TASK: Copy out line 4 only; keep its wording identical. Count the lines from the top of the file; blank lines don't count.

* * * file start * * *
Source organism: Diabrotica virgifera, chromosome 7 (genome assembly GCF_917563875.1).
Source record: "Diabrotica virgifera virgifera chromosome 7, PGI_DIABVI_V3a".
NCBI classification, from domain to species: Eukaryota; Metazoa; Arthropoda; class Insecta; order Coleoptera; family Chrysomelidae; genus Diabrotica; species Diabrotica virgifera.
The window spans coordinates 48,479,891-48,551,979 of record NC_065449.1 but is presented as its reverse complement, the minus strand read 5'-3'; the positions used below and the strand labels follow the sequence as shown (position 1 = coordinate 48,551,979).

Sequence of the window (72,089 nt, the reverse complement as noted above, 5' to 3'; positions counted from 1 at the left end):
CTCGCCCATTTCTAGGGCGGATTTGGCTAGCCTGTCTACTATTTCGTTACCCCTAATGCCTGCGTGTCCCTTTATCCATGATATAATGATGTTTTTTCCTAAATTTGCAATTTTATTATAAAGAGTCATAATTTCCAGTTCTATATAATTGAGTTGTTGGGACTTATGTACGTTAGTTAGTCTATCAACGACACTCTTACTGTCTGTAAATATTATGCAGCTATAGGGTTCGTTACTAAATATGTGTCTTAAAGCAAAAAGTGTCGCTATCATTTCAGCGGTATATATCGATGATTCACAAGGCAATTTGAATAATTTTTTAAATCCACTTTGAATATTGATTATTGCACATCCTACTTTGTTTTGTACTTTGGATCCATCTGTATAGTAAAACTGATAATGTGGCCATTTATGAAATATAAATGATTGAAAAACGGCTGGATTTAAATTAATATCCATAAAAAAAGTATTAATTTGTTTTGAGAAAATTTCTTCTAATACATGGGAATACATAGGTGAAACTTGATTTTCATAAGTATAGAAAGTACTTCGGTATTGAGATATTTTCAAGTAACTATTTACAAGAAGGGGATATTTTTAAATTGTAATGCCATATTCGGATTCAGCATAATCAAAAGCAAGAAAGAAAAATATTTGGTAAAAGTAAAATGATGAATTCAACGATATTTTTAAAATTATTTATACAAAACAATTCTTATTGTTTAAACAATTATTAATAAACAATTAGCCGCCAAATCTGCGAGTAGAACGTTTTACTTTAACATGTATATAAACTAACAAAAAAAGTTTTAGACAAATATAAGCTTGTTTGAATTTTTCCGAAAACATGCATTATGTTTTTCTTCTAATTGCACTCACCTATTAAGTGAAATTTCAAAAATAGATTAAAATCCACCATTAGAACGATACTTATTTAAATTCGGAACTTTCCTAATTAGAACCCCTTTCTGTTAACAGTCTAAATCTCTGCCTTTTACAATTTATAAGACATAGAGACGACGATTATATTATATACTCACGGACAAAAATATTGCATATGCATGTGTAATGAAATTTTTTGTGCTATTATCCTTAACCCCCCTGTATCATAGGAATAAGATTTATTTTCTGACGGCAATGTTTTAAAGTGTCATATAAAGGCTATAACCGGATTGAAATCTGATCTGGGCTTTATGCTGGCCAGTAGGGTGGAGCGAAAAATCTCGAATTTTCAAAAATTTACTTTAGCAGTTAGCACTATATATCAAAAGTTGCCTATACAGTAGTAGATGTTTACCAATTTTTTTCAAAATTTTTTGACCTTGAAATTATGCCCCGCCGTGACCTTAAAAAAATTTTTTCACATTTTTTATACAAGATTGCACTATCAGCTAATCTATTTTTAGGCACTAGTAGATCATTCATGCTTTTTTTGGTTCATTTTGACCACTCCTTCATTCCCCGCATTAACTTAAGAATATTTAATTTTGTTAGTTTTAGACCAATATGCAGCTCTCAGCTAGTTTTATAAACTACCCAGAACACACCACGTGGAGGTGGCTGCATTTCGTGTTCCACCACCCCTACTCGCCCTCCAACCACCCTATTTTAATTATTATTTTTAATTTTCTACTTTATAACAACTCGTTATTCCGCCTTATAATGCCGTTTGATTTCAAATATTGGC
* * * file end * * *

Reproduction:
The window spans coordinates 48,479,891-48,551,979 of record NC_065449.1 but is presented as its reverse complement, the minus strand read 5'-3'; the positions used below and the strand labels follow the sequence as shown (position 1 = coordinate 48,551,979).